The UCLA Art Council and Bullocks Wilshire are collaborating on a "Night and Day" dinner-dance July 13 to honor David Hayes, one of First Lady Nancy Reagan's designers. During the black-tie evening, Hayes will present his first collection of evening clothes and preview his designs for fall. The whole affair takes place in the landmark Bullocks Wilshire building.
Heading up the Art Council's benefit are Mrs. Gerald Aronson, Mrs. Robert S. Berger, Mrs. Paul Selwyn, Mrs. Charles Speroni, Ann Straus and Peter Strauss. And heading up the Council's executive committee are, among many more, president Mrs. Stephen J. Stern, president-elect Linda Brownridge, vice president Robert H. Given, Mrs. Gerald Oppenheimer, Mrs. Franklin D. Murphy, Mrs. Edward W. Carter and Mrs. Lazare F. Bernhard.
It was exactly 20 months ago, director Richard Koshalek tells us, that the Museum of Contemporary Art began its public programming at the Temporary Contemporary, the warehouse space architect Frank O. Gehry converted into handsome galleries. And how the word has spread. Even to the exalted contemporary art world of New York.
Tuesday night in New York, Koshalek and MOCA supporters had a chance to talk about MOCA plans for the future--the Indian redstone-faced new museum on Bunker Hill, designed by Arata Isozaki and set to open late next year; details of major exhibitions scheduled over the next two years and more. "MOCA made a big splash," enthused Robin Green who helped plan the party in developer Charles Shaw's penthouse in Museum Tower atop the Museum of Modern Art. "And the art world turned out in force." Among the evening's honorary hosts were Cesar Pelli, the architect, Jean Riboud and Brendan Gill. Gill spoke and so did William Kieschnick, Atlantic Richfield's president and CEO who is chairman of MOCA's board.
Flying in from Los Angeles were Koshalek; Fred Croton, general manager of the Cultural Affairs Department of the City of Los Angeles; MOCA trustees Frederick M. Nicholas and Lenore S. Greenberg; Marcia Weisman, Gehry, Morton Winston, Rocco Siciliano and Gordon Hampton. Isozaki was in Tokyo, but his wife made the trip to attend the party. And Michael McCarty of Michael's in Santa Monica arranged for California food suppliers to contribute a beautiful buffet.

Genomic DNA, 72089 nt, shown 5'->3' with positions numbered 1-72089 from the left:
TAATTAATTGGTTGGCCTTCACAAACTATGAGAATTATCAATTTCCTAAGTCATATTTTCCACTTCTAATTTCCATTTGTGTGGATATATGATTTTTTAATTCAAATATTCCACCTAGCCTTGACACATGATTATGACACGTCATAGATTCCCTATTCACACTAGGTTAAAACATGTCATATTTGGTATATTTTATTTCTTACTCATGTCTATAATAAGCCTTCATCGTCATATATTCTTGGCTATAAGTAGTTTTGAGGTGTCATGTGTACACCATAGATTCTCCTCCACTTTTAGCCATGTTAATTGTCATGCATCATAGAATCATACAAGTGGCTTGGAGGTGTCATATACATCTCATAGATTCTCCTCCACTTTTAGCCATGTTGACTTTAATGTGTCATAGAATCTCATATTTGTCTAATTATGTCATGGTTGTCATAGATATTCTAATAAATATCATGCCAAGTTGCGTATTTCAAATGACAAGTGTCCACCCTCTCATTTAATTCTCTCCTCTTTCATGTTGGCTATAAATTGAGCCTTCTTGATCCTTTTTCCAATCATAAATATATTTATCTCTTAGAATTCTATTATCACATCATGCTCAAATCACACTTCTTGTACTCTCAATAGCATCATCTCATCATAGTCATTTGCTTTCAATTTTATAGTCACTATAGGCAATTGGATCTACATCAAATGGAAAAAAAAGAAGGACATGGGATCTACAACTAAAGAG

Even to the blase, the turnout of New Yorkers was impressive. From the Metropolitan's board were Barnardus McHenry, Cynthia Polsky and Carl Spelvogel. Museum of Modern Art trustees included Lily Auchincloss, Ivan Chermayeff, Barbara Jakobson, Mrs. Walter Thayer and Richard Zeisler. Also mingling were artists Andy Warhol, Roy Lichtenstein, Ellsworth Kelly and Dan Flavin and architects Philip Johnson, Richard Meyer and Michael Graves.
MOCA is definitely making waves. Everywhere.
The Hebrew University of Jerusalem has chosen Peter V. Ueberroth, commissioner of baseball and president and CEO of the Los Angeles Olympic Organizing Committee, as the recipient of its 1985 Scopus Award. The news came from University Chancellor Avraham Harman in Jerusalem and William Weinberg, president of the Western States Region of the American Friends of the Hebrew University in Los Angeles. The actual presentation takes place at the 18th annual Scopus Awards Gala on Dec. 5 at the Century Plaza Hotel. The Ueberroth tribute is the final event of Celebration 60, the university's (it has 17,000 full-time and 16,000 part-time students) international tribute to its founding fathers. Among them were Chaim Weizmann, the first president of the state of Israel, Albert Einstein and Sigmund Freud.